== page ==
Illustrated here is one of the newest members of the crew roving Mars: Curiosity.

Image courtesy NASA/JPL-Caltech

Mars Science Laboratory and the Curiosity Rover

In November 2011, NASA launched the Mars Science Laboratory, which is designed to study soil and rock for organic compounds or conditions that could help us understand if Mars is -- or ever was -- able to support "habitability" of life on the planet. The Mars Science Laboratory is actually a function of the rover Curiosity, which houses the scientific instruments that will collect and analyze samples.

In 2004, NASA selected a few different proposals for investigations and equipment to include on the laboratory. Along with the United States and Canada, Spain and Russia also have instruments on the mission. Spain is studying the Rover Environmental Monitoring Station, designed to survey the atmosphere and ultraviolet rays. Russia supplied the Dynamic Albedo of Neutrons instrument, which measures hydrogen below the surface of the planet, indicating water or ice.

A suite of instruments called Sample Analysis at Mars will analyze samples. (Creative naming is not generally a priority on scientific missions.) After the rover's arm scoops up the samples, a gas chromatograph, a mass spectrometer and a laser spectrometer will measure carbon-containing compounds and isotope ratios, which indicate the history of water on Mars. An Alpha Particle X-ray Spectrometer will measure the quantity of different elements.

You'll also find the following handy instruments onboard the laboratory:

  • An X-ray diffraction and fluorescence indicator to detect minerals in samples
  • A Mars Hand Lens Imager that can take images of samples less than the width of a human hair, which is useful for detail and to get hard-to-reach photographs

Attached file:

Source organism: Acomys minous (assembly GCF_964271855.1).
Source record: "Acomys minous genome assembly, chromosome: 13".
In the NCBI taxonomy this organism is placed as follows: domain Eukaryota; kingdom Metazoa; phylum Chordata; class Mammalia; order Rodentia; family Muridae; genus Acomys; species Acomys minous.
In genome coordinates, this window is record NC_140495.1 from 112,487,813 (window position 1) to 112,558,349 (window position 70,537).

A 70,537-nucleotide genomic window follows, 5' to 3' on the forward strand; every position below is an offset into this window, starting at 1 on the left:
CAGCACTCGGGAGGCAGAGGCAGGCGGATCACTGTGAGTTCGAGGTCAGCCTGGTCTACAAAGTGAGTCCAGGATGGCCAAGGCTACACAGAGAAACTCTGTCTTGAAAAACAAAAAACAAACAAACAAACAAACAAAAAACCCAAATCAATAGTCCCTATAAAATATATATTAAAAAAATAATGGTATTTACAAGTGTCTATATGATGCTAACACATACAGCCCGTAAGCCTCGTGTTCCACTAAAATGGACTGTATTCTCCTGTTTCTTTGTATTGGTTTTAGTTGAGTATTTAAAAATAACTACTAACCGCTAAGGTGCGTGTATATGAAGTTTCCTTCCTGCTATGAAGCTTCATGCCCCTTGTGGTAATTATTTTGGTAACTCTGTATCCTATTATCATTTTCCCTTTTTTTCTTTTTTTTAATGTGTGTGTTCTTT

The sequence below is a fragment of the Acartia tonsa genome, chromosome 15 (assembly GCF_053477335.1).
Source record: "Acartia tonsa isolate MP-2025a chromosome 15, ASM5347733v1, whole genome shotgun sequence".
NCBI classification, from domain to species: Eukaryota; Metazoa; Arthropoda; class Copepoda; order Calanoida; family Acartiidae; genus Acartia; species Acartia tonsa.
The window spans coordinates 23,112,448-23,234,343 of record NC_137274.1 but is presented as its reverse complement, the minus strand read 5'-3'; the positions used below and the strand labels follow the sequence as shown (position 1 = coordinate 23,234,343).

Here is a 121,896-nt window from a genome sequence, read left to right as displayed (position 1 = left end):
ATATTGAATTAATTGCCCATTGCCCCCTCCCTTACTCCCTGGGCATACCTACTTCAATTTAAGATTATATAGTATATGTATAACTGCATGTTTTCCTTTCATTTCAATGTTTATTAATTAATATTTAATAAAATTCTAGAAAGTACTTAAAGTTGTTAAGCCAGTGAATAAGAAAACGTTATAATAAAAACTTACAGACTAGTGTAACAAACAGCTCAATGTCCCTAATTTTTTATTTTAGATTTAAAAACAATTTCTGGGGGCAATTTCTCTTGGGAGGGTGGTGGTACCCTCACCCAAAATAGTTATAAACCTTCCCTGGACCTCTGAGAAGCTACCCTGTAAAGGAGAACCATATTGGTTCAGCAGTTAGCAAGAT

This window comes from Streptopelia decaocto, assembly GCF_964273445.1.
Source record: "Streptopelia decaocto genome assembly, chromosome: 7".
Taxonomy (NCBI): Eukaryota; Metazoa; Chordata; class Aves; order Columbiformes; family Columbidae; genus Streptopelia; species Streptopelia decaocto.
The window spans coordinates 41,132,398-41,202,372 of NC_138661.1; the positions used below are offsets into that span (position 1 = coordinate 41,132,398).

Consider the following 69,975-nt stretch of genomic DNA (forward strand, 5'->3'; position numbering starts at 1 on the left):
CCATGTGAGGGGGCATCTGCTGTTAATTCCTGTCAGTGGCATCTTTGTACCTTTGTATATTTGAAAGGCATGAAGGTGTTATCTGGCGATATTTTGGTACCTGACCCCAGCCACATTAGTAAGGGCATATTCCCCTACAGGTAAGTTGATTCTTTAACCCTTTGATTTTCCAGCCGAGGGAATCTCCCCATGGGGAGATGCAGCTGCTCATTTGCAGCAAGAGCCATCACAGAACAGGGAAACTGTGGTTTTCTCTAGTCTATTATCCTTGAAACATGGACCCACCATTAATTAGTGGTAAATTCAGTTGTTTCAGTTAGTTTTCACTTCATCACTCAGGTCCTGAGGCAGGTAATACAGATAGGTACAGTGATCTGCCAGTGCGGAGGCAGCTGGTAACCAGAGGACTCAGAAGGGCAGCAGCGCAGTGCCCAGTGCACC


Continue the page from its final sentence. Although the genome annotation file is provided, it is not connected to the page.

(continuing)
• A Mast Camera will take color, panoramic pictures of the surroundings, as well as record sample images. (A separate Descent Camera will capture high-definition video just before landing.)
  • A Radiation Assessment Detector will measure radiation so we can see if Terry the Astronaut can ever safely visit Mars -- or if any other life can exist there, for that matter.

But let's be honest: The coolest part of the Mars Science Laboratory is probably the ChemCam, which "uses laser pulses to vaporize thin layers of material from Martian rocks or soil targets up to 7 meters (23 feet) away" [source: Mars Science Lab Fact]. It will determine which atoms respond to the beam, while a telescope shows what the laser illuminates. They'll help the scientists determine what exactly they'd like the rover to travel to, or pick up. Beyond that, it's just supercool to have lasers on robots.

If you're still wandering the land hoping to learn more about our nearest planetary neighbor, navigate to the next page to learn lots more information about how intrepid Mars rovers work.